Kindle Deal of the Day: Seven Men: And the Secret of Their Greatness by Eric Metaxas. $1.99.
Seven exquisitely crafted short portraits of widely known but not well understood Christian men, each of whom uniquely showcases a commitment to live by certain virtues in the truth of the gospel.
Last week, I got into a bit of a Twitter tussle (is that a thing?) with some friends over the proper interpretation of Matthew 25. Denny Burk pointed out that, contrary to popular opinion, the “least of these” refers primarily to believers in hardship. He’s right. I don’t agree, however, on excluding “the poor” from that application. Mike Cosper has followed up with a blog post about the issue:
I don’t object to Denny’s exegesis, which is thorough and carefully articulated. I don’t object, either, to the inclusion of Evangelicals whose consciences have prevented them from providing services to same-sex weddings, and who have suffered ridicule for their decision. I object strongly, vehemently, to the phrase, “not the poor.” It is sloppy at best, and cheap political point-scoring at worst.
Really good stuff from Tim Keller on how our view of history and the future shape our vision of the present — “When Hope and History Rhyme.” (For more along these lines, check out my talk at TGC this year on discipleship in a world of false eschatologies.)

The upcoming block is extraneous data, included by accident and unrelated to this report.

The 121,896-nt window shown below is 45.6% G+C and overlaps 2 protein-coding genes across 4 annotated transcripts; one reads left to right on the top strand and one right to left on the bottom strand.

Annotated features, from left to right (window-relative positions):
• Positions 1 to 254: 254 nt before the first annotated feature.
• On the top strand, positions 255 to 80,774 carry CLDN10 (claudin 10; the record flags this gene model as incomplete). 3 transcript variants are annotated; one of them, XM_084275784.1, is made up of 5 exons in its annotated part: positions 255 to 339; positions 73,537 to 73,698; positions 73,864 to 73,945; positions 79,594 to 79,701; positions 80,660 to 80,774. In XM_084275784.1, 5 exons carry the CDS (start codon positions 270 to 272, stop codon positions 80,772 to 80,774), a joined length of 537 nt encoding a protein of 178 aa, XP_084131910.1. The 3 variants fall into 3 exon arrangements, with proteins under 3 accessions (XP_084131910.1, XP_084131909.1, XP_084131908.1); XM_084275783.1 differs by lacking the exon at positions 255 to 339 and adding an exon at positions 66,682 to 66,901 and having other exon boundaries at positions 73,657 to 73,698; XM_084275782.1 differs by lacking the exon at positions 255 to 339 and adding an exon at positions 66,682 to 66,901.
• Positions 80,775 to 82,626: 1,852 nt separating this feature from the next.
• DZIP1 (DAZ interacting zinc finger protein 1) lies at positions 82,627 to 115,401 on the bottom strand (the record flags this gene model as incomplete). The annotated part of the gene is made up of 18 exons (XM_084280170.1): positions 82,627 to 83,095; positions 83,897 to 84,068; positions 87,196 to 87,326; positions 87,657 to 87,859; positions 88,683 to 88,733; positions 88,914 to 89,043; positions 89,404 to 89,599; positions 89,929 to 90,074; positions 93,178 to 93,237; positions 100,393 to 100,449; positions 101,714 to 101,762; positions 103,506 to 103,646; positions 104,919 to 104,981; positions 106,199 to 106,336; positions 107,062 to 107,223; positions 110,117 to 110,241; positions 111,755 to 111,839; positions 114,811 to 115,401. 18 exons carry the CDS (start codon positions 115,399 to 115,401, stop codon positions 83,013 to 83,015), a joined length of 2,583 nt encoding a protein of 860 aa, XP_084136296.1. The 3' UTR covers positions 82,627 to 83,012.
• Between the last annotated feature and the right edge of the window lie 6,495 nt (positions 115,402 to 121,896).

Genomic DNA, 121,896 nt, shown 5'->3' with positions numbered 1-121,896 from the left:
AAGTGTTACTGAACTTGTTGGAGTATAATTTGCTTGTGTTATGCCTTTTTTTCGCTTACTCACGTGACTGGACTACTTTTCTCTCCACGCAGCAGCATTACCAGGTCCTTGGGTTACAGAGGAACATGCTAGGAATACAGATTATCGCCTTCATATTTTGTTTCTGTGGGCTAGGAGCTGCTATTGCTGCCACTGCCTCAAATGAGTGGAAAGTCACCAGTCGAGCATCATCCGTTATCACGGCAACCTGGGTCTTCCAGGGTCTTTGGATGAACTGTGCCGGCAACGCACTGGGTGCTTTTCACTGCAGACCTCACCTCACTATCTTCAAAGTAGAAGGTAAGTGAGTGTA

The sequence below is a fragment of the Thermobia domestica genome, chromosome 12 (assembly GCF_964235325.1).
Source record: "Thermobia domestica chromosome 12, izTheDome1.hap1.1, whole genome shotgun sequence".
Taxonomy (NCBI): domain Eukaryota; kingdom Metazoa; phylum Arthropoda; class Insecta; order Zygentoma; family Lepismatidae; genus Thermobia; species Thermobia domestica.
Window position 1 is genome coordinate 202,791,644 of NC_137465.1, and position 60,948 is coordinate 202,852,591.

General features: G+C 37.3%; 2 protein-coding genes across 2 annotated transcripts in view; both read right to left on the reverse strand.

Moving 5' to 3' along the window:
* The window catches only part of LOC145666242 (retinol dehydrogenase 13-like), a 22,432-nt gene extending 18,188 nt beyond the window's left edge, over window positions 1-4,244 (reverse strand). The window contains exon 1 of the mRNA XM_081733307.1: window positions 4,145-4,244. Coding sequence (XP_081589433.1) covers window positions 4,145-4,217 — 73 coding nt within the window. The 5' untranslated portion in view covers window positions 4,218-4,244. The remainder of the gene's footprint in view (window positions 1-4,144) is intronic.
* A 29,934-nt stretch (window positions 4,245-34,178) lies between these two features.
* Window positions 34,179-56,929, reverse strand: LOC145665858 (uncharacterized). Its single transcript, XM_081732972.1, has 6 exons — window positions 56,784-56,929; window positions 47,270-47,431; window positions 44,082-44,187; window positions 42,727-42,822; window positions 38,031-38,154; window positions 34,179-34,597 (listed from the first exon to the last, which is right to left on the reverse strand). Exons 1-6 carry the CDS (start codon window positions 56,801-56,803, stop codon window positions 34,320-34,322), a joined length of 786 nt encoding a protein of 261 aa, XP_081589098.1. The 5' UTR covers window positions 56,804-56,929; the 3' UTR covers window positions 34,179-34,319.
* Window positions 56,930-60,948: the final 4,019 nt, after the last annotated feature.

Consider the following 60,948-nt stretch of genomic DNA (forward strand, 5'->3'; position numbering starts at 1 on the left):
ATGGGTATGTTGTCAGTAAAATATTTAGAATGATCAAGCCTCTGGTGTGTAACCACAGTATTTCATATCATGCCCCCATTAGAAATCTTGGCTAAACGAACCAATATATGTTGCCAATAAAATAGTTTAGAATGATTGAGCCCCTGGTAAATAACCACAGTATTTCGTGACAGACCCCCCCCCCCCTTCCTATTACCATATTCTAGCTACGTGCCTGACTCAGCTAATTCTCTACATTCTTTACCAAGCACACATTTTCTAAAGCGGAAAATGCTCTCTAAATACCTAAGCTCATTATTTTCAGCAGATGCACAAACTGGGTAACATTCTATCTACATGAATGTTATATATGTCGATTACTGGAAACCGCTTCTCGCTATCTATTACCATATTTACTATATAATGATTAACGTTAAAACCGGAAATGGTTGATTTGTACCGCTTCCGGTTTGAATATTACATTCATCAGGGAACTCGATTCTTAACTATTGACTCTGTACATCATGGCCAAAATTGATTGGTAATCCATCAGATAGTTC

The Christian answer to the overly optimistic or overly pessimistic modern views of history is the resurrection. Christianity, paradoxically, is far more pessimistic and far more optimistic than any other worldview—simultaneously.
Wonder what mainline Christians are saying about the Pew survey on America’s religious landscape? Here’s Steve Thorngate’s take for The Christian Century. The fading of denominational affiliation is one of the big takeaways, and it affects all Christians, not just the mainline.
According to Pew, a significant number of current evangelicals used to be Baptists but aren’t anymore; the corresponding gains are in nondenominational churches. The latter are, of course, overwhelmingly evangelical in their theology and outlook. But that’s not the only way they differ from the mainline, which is at least as marked by institutionalism as it is byliberalism. Pew includes data on Christians who are “nondenominational in the mainline tradition.” It’s a small number; it’s also growing.
Some pastors feast on leadership books and apply their insights in their church. Other pastors avoid leadership books like the plague. Eric Geiger believes both extremes are dangerous, but first, he offers three reasons pastors should not read these kinds of books:
I think it is wise to avoid the extremes. We must heed the caution not to compare the bride of Christ to another organization, but there are some helpful insights to be learned. There are reasons, and seasons, that church leaders should avoid leadership books. Here are three (later in the week, I will share reasons pastors should read leadership books).